EGU22-6659
https://doi.org/10.5194/egusphere-egu22-6659
EGU General Assembly 2022
© Author(s) 2022. This work is distributed under
the Creative Commons Attribution 4.0 License.

Erionite in New Zealand: initial assessment and characterization

Janki Patel1, Martin Brook1, Dario Di Giuseppe2, Valentina Scognamiglio2, Alessandro F. Gualtieri2, Melanie Kah1, and Ayrton Hamilton1
Janki Patel et al.
  • 1School of Environment, University of Auckland, Private Bag 92019, Auckland 1010, New Zealand
  • 2Department of Chemical and Geological Sciences, University of Modena and Reggio Emilia, Via G. Campi 103, 41125, Modena, Italy

Erionite is a naturally occurring zeolite mineral originating from diagenesis or hydrothermal alteration of volcanic rocks. Typically, the two main types of rock in which erionite occurs are tuff and basalt. Erionite generally displays a fibrous morphology, and as with asbestos fiber exposure, when it is aerosolized and inhaled, fibrous erionite has been linked to cases of malignant mesothelioma, a fatal and aggressive tumor. Importantly, fibrous erionite appears to be similar or even more carcinogenic than the six regulated asbestos minerals. The first health issues regarding erionite exposure and mesothelioma were noted in Cappadocia (Turkey), and more recently, occupational exposure issues have emerged in the USA. The International Agency for Research on Cancer (IARC) has classified erionite as a Group 1 carcinogen. Nevertheless, when erionite fibers remain undisturbed in rock and/or, they are not thought to pose a risk to human health. In New Zealand, erionite has been found in surface rock exposures at numerous locations throughout both the North and South Islands, including (from north to south) Kaipara, Auckland, Taupo Volcanic Zone, Banks Peninsula, and the Moeraki coast. New Zealand is one of a number of high-income countries with elevated incidence of malignant mesothelioma (2.6 per 100,000), thought to result from occupational exposure to airborne asbestos fibers. However, recently people with no known asbestos exposure history have presented with mesothelioma. Thus, understanding the distribution and character of erionite in New Zealand may be important, as residential land development is occurring in some areas where erionite is known to be present. As an example case study, during an investigation at Auckland on the North Island, Miocene tuffaceous rocks from the Waitemata Group were studied using a range of analytical techniques, including SEM, TEM, Raman Spectroscopy, XRPD and FT-IR Spectroscopy. The preliminary investigation revealed that erionite-K was present within surface rock exposures, and exhibited a fibrous morphology. Dimensional analysis indicated just under half of the fibrous minerals satisfied the requirements for a respirable airborne fiber (length, L ≥5μm, a diameter, w ≤3μm, and L/w value ≥3:1). Research is ongoing in New Zealand into: (1) improved delineation of erionite geological occurrence, (2) mineralogical and chemical characterization, and, (3) transport pathways in rock and soil, all of which will contribute to future risk assessment.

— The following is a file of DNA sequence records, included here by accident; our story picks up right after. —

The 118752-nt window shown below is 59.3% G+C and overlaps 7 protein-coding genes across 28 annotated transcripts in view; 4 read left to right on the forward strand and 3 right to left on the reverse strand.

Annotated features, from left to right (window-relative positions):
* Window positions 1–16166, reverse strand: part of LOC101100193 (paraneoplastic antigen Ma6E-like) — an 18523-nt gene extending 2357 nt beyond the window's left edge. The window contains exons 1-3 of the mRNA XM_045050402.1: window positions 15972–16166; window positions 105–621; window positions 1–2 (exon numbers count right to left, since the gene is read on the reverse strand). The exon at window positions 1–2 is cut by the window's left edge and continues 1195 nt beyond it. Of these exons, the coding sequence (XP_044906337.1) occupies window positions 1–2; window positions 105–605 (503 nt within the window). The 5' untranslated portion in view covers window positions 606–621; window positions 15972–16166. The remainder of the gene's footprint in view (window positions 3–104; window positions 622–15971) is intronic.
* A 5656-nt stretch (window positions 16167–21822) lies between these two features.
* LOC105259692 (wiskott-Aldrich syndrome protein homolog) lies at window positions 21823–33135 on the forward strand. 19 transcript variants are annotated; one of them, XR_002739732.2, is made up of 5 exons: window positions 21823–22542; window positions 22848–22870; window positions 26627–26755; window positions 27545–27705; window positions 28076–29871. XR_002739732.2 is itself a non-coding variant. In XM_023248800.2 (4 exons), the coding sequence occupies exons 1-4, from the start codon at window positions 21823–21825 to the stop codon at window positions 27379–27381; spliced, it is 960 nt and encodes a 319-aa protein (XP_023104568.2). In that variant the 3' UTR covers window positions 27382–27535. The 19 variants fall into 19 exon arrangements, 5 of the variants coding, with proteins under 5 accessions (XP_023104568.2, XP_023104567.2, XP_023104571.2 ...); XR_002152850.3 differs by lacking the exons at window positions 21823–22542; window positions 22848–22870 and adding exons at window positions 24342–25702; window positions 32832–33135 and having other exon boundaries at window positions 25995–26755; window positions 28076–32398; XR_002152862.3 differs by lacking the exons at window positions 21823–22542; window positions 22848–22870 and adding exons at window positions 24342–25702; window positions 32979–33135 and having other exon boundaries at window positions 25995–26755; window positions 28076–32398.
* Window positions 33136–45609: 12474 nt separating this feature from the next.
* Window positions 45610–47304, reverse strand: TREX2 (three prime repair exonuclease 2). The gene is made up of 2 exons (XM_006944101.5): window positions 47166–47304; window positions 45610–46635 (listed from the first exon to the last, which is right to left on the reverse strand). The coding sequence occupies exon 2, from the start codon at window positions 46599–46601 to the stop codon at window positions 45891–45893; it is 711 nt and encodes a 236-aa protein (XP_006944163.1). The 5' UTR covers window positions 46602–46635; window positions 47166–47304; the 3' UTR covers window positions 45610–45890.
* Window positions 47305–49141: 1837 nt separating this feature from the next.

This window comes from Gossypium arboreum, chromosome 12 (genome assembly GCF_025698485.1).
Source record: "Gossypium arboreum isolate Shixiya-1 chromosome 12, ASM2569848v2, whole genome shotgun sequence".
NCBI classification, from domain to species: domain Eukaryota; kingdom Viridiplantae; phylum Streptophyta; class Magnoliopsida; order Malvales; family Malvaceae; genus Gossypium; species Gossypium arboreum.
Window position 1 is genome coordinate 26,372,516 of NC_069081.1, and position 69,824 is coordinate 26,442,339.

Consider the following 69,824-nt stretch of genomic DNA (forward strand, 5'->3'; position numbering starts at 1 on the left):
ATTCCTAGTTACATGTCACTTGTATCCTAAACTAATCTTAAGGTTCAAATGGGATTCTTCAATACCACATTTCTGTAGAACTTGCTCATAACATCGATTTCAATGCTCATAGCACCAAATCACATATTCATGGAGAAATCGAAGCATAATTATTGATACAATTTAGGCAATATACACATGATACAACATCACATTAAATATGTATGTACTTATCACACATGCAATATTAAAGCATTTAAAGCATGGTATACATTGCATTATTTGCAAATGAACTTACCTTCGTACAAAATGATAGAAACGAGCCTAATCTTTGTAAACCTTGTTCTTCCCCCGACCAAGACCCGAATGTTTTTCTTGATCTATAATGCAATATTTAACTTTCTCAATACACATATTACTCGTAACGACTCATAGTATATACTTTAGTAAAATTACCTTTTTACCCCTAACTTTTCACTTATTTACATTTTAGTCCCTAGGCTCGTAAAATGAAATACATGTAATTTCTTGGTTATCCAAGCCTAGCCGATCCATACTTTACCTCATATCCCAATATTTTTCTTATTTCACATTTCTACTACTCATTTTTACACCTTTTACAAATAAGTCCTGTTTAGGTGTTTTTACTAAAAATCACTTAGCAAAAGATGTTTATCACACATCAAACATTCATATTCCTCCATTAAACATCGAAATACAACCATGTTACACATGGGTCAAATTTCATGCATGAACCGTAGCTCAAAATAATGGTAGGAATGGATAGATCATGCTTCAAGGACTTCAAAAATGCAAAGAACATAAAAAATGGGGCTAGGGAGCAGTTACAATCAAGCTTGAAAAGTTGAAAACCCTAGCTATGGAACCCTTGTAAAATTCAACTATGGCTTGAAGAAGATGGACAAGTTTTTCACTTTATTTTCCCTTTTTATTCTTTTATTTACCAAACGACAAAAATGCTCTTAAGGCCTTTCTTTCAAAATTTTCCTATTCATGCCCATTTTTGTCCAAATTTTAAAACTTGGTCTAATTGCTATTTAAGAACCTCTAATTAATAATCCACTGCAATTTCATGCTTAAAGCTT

How to cite: Patel, J., Brook, M., Di Giuseppe, D., Scognamiglio, V., Gualtieri, A. F., Kah, M., and Hamilton, A.: Erionite in New Zealand: initial assessment and characterization, EGU General Assembly 2022, Vienna, Austria, 23–27 May 2022, EGU22-6659, https://doi.org/10.5194/egusphere-egu22-6659, 2022.

Comments on the display material

to access the discussion